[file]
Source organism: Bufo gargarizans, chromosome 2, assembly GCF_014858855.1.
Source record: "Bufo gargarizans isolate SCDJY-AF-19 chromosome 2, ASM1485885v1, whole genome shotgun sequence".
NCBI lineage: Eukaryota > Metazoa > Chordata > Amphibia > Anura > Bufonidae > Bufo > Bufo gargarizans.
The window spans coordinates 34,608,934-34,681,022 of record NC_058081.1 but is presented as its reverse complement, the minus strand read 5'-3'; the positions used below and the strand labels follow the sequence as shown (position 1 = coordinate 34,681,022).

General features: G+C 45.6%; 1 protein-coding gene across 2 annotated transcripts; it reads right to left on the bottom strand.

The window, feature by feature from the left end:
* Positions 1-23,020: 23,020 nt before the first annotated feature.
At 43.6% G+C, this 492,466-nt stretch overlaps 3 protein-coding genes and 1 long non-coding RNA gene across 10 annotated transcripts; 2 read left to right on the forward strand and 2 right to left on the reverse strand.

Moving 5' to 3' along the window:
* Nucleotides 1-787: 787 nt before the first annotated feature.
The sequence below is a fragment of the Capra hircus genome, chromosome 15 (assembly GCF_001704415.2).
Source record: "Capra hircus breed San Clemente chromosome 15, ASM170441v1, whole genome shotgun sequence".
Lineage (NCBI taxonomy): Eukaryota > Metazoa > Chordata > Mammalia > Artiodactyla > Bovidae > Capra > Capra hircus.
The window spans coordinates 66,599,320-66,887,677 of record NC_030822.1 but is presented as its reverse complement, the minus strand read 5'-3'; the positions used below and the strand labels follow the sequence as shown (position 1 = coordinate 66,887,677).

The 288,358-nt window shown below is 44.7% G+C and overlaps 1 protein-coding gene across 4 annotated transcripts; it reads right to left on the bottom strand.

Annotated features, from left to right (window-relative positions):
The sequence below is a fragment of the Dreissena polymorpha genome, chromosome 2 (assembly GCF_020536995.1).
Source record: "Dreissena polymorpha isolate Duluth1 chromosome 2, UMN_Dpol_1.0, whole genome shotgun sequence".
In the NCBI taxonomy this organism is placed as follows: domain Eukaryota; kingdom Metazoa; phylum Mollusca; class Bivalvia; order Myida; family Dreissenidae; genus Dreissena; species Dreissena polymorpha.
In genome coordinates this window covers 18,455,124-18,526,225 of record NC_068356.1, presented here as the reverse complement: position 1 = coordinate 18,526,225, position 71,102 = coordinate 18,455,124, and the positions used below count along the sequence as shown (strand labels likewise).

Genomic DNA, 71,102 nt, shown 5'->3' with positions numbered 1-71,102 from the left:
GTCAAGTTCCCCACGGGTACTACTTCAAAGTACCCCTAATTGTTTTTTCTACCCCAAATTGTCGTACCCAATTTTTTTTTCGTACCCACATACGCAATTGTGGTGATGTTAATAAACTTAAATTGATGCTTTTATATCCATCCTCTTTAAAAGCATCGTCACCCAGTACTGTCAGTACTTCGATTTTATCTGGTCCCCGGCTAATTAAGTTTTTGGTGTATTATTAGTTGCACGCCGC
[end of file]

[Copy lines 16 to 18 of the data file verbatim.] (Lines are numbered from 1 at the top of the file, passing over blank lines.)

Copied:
Annotated features, from left to right (window-relative positions):
The sequence below is a fragment of the Dreissena polymorpha genome, chromosome 2 (assembly GCF_020536995.1).
Source record: "Dreissena polymorpha isolate Duluth1 chromosome 2, UMN_Dpol_1.0, whole genome shotgun sequence".